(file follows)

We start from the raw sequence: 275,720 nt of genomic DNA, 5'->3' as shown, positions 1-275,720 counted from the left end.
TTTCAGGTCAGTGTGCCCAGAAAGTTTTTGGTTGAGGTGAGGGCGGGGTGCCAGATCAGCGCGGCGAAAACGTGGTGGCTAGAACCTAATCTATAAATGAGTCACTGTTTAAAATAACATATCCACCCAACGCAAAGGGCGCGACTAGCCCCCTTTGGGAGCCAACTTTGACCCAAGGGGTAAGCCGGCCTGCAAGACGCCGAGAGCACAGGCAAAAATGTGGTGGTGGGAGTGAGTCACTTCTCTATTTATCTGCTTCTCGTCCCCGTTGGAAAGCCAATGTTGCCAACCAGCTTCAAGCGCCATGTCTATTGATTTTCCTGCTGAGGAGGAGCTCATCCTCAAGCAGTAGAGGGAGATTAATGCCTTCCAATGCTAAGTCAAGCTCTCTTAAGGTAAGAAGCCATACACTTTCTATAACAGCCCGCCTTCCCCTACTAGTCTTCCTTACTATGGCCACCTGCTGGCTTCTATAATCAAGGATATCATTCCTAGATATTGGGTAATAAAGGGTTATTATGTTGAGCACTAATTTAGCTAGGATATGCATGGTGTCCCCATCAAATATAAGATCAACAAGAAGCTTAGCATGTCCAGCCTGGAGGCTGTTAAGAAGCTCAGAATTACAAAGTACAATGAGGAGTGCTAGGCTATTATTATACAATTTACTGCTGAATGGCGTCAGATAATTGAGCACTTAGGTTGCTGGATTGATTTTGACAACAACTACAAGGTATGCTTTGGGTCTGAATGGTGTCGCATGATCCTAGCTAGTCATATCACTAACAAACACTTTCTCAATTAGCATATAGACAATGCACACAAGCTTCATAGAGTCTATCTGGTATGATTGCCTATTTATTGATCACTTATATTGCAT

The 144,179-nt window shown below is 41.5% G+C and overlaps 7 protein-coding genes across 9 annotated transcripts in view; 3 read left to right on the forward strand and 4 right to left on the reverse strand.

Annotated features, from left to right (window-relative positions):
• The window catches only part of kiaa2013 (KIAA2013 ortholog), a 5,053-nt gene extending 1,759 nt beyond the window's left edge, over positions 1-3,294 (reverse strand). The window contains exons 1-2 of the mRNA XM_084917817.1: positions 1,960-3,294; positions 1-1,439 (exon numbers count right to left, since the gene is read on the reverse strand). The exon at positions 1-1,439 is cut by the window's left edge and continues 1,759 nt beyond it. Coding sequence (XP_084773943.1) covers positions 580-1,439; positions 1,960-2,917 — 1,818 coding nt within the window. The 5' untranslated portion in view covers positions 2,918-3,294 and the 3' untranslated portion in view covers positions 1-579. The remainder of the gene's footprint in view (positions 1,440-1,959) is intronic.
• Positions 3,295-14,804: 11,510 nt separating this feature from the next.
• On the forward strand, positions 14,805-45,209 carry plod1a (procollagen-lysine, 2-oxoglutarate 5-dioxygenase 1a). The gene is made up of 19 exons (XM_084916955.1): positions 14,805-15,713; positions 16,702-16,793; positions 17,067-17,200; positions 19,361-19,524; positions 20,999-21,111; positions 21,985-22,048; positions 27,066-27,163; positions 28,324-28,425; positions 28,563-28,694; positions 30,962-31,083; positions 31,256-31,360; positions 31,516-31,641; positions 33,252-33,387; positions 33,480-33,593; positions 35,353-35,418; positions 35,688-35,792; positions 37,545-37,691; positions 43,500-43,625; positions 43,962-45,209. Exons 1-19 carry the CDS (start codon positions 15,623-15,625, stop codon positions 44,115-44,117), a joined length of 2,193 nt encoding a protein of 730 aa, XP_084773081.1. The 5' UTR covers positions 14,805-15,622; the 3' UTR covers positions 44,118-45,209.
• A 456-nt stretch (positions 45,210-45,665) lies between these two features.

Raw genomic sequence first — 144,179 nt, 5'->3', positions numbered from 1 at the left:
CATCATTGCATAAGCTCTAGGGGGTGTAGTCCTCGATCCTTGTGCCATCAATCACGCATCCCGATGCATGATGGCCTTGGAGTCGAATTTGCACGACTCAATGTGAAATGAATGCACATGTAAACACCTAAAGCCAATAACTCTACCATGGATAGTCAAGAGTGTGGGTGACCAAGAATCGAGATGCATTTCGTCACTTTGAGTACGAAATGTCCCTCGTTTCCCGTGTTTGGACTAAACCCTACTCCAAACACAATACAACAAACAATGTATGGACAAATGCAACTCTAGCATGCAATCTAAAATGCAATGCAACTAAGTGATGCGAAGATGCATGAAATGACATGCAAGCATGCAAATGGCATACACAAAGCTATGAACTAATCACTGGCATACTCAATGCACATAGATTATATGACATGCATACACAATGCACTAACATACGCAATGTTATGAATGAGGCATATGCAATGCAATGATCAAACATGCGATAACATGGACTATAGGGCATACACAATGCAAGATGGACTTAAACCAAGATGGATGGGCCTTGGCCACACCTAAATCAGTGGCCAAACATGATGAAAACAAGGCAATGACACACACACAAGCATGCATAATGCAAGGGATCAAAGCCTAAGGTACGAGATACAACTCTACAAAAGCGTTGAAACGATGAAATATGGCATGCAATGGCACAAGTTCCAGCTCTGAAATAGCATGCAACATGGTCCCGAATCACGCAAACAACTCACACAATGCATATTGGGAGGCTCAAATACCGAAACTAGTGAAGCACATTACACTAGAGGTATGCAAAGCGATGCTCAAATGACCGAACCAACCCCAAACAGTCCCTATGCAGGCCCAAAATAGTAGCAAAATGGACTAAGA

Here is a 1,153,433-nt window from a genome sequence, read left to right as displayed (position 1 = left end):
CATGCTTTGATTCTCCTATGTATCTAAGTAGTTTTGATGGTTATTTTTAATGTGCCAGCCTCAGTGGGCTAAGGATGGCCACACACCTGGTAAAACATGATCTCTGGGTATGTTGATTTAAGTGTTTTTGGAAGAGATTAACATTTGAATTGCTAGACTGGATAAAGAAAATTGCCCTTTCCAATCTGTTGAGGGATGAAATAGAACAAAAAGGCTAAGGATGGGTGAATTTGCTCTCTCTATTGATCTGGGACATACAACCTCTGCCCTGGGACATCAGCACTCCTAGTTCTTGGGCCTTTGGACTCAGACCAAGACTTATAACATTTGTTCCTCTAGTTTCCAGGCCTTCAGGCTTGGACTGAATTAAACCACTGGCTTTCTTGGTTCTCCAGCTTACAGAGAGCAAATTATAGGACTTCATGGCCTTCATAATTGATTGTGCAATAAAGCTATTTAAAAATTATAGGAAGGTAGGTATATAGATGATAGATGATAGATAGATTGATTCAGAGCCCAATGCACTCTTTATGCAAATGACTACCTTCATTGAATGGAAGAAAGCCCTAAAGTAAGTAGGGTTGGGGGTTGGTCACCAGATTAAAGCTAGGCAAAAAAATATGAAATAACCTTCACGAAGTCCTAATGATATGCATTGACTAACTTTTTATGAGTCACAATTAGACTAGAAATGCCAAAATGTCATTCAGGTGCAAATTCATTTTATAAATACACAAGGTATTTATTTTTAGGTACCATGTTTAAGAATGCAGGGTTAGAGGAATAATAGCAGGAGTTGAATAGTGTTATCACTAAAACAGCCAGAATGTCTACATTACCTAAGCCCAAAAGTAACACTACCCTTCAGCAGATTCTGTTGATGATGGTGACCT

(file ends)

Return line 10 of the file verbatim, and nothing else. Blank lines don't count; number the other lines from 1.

CATCATTGCATAAGCTCTAGGGGGTGTAGTCCTCGATCCTTGTGCCATCAATCACGCATCCCGATGCATGATGGCCTTGGAGTCGAATTTGCACGACTCAATGTGAAATGAATGCACATGTAAACACCTAAAGCCAATAACTCTACCATGGATAGTCAAGAGTGTGGGTGACCAAGAATCGAGATGCATTTCGTCACTTTGAGTACGAAATGTCCCTCGTTTCCCGTGTTTGGACTAAACCCTACTCCAAACACAATACAACAAACAATGTATGGACAAATGCAACTCTAGCATGCAATCTAAAATGCAATGCAACTAAGTGATGCGAAGATGCATGAAATGACATGCAAGCATGCAAATGGCATACACAAAGCTATGAACTAATCACTGGCATACTCAATGCACATAGATTATATGACATGCATACACAATGCACTAACATACGCAATGTTATGAATGAGGCATATGCAATGCAATGATCAAACATGCGATAACATGGACTATAGGGCATACACAATGCAAGATGGACTTAAACCAAGATGGATGGGCCTTGGCCACACCTAAATCAGTGGCCAAACATGATGAAAACAAGGCAATGACACACACACAAGCATGCATAATGCAAGGGATCAAAGCCTAAGGTACGAGATACAACTCTACAAAAGCGTTGAAACGATGAAATATGGCATGCAATGGCACAAGTTCCAGCTCTGAAATAGCATGCAACATGGTCCCGAATCACGCAAACAACTCACACAATGCATATTGGGAGGCTCAAATACCGAAACTAGTGAAGCACATTACACTAGAGGTATGCAAAGCGATGCTCAAATGACCGAACCAACCCCAAACAGTCCCTATGCAGGCCCAAAATAGTAGCAAAATGGACTAAGA